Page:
Doesn’t the “good deed” require punishment?

Growing up, I was always told to do good deeds so that God blesses me with ten times as much. Now, maybe my parents, family, teachers and who have you advocated this cost-benefit analysis system so that I grow up to be a conscientious adult, but now that I’m a thinking, (almost-) functioning adult of 19 years of age, this system seems to me more and more problematic.

Let me break it down. 
First of all, children are more adept than we give them credit for. They are amazing are deducing patterns, thinking critically (I hold the belief that the education system is responsible for stifling the creativity and critical thought in children) and dealing with rationality and logic. So when we establish to children that morality comes with self-serving strings attached and incentivise them to ‘be good’ only to better their own life, we’re essentially nurturing the notion that we must look for profit in every action that we do, which saddens me.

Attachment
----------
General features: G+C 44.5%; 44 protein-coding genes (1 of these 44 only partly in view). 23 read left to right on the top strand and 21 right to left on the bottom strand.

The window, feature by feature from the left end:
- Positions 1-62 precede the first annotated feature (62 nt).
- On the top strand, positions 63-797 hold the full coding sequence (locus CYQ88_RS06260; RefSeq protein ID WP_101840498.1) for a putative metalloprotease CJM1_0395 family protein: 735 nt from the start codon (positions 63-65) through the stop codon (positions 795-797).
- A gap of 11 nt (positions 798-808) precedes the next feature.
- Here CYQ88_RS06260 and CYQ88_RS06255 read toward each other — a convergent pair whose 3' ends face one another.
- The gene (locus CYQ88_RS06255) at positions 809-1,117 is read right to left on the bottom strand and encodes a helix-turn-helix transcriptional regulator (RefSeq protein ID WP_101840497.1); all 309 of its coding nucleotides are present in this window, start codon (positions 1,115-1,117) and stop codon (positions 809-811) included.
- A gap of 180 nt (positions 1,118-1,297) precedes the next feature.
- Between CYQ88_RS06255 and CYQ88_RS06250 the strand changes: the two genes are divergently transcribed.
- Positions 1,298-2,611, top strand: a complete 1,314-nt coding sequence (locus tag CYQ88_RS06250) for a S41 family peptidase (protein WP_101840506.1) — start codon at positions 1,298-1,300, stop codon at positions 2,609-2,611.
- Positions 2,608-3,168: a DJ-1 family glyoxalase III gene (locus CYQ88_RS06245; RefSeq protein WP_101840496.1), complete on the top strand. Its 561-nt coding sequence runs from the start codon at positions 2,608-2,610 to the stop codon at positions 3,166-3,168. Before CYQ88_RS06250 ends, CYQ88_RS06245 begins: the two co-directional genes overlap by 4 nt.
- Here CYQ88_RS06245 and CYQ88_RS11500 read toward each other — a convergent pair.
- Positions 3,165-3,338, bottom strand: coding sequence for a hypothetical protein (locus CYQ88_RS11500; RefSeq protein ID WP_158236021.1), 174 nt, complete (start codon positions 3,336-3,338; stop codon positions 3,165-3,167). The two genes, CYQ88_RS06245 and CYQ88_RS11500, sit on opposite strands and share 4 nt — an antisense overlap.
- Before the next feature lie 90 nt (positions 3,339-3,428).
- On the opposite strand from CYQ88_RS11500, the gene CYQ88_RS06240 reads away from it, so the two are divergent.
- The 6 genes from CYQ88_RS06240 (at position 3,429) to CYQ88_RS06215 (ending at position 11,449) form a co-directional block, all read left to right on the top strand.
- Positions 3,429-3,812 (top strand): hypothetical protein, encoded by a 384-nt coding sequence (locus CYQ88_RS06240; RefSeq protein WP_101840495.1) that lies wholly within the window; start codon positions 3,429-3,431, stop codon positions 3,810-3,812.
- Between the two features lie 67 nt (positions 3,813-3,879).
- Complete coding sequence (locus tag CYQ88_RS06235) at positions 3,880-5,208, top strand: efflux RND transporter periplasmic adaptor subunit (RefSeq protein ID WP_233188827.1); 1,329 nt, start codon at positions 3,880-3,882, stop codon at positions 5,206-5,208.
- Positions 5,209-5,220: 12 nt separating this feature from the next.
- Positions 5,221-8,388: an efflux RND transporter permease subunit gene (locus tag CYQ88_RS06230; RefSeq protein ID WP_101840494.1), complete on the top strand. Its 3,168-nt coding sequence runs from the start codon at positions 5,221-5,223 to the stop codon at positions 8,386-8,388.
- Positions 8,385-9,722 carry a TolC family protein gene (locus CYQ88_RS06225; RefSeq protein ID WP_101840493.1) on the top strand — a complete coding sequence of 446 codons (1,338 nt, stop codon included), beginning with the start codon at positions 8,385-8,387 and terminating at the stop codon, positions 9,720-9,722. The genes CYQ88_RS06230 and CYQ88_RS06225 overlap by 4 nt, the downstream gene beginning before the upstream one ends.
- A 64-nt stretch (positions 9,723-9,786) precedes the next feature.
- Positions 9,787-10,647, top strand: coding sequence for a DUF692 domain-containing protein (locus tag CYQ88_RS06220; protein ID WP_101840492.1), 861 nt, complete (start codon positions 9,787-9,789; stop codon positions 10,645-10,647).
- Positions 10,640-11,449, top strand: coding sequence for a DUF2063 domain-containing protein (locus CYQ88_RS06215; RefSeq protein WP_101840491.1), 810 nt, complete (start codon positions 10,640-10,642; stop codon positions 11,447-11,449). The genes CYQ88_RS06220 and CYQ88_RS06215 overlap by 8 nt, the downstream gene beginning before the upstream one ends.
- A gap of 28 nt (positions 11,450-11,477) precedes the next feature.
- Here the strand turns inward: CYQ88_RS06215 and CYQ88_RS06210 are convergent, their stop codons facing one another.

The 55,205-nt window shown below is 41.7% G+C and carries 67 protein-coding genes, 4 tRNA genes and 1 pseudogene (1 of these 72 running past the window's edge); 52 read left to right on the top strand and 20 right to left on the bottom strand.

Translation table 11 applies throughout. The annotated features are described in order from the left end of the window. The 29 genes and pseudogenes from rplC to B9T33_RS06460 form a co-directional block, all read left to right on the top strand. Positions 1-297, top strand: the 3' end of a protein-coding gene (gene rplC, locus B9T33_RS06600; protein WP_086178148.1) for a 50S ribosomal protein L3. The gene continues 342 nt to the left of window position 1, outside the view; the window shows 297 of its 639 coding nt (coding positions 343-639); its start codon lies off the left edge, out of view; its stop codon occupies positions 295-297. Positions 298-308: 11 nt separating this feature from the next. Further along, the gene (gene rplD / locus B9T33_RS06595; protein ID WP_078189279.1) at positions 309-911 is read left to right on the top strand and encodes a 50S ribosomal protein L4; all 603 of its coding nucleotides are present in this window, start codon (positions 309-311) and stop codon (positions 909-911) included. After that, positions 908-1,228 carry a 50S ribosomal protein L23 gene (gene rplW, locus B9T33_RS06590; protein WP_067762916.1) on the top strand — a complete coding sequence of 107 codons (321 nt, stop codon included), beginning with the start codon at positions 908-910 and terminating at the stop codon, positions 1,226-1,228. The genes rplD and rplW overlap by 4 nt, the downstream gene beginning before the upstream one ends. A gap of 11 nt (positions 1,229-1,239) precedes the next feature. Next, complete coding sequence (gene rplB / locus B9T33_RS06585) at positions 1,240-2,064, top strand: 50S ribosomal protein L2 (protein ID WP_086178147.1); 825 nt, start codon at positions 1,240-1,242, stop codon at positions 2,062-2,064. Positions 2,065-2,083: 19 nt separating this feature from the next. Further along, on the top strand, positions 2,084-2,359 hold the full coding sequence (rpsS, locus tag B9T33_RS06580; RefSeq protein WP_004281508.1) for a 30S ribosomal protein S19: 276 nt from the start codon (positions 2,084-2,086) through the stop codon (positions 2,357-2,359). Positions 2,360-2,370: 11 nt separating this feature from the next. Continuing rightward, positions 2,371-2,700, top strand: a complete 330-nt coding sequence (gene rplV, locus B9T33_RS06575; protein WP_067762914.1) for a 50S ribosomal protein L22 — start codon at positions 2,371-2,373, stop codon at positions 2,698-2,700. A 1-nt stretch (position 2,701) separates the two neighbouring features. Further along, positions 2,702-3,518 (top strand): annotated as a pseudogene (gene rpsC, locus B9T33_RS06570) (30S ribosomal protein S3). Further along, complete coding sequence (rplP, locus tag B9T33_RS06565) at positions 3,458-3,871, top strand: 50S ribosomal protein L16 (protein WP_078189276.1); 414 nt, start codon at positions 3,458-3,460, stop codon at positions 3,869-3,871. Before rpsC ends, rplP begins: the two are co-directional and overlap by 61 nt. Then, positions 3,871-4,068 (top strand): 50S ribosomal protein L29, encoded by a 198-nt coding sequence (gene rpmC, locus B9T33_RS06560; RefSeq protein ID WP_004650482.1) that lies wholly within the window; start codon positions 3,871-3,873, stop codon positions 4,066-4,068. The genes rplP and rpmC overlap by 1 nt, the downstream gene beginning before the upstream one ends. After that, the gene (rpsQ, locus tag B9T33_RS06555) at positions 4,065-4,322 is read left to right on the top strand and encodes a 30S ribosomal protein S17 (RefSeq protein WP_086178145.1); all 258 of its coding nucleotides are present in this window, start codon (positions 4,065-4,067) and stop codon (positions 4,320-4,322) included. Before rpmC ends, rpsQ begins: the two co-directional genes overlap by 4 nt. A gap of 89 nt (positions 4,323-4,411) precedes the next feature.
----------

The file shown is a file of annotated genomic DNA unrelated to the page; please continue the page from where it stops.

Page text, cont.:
Secondly, the ‘good deeds’ that the child is instructed to do never talks about the other for whom the deeds are being done, focusing once again on the child in question. What this does is create a logical thread in the child’s psyche that focuses on a reward system, wherein the child (much like a cat in the Skinner box) does a good deed (by pressing a lever) and guarantees themself a reward. The benefactor of the deed in this particular equation loses their humanity, they become a mere stepping stone in order for the child to receive their reward.
Perhaps the most disheartening of problems with this logic is the way we defend morality lessons such as this one. I’ve heard one too many times that performing good deeds as ends in themselves is too abstract a concept for children to grasp and so they must be fed the bottom-line with just a hint of a bribe in order for them to uncover the morality of it on their own. This argument not only insults children’s ability to empathise but also excuses the fact that adults in this society would rather find a heuristic to teach their children how to be moral than actually explain morality to them the way it is meant to be taught.

I’ll leave you with this question. How is it that it widely-accepted that children’s minds are like sponges and yet, care-givers would much rather stifle their potential with algorithms instead of teaching them not what but how to think?